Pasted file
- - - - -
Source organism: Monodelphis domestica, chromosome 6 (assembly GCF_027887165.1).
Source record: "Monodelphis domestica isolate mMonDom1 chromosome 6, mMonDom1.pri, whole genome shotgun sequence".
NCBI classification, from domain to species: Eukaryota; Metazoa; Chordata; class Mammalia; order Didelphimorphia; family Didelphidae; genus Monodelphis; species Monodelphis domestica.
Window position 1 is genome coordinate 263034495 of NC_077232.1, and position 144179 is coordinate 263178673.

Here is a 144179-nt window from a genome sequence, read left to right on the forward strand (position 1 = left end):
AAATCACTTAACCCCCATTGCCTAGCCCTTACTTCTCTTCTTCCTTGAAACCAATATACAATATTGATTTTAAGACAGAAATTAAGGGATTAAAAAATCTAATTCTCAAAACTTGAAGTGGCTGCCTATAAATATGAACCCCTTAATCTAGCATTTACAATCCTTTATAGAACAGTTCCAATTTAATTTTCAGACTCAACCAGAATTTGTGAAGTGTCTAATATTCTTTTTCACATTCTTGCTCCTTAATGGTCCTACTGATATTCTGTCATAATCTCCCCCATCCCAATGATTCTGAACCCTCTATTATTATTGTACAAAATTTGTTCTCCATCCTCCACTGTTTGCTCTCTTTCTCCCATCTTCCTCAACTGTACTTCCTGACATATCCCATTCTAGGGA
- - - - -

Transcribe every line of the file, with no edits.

Source organism: Monodelphis domestica, chromosome 6 (assembly GCF_027887165.1).
Source record: "Monodelphis domestica isolate mMonDom1 chromosome 6, mMonDom1.pri, whole genome shotgun sequence".
NCBI classification, from domain to species: Eukaryota; Metazoa; Chordata; class Mammalia; order Didelphimorphia; family Didelphidae; genus Monodelphis; species Monodelphis domestica.
Window position 1 is genome coordinate 263034495 of NC_077232.1, and position 144179 is coordinate 263178673.

Here is a 144179-nt window from a genome sequence, read left to right on the forward strand (position 1 = left end):
AAATCACTTAACCCCCATTGCCTAGCCCTTACTTCTCTTCTTCCTTGAAACCAATATACAATATTGATTTTAAGACAGAAATTAAGGGATTAAAAAATCTAATTCTCAAAACTTGAAGTGGCTGCCTATAAATATGAACCCCTTAATCTAGCATTTACAATCCTTTATAGAACAGTTCCAATTTAATTTTCAGACTCAACCAGAATTTGTGAAGTGTCTAATATTCTTTTTCACATTCTTGCTCCTTAATGGTCCTACTGATATTCTGTCATAATCTCCCCCATCCCAATGATTCTGAACCCTCTATTATTATTGTACAAAATTTGTTCTCCATCCTCCACTGTTTGCTCTCTTTCTCCCATCTTCCTCAACTGTACTTCCTGACATATCCCATTCTAGGGA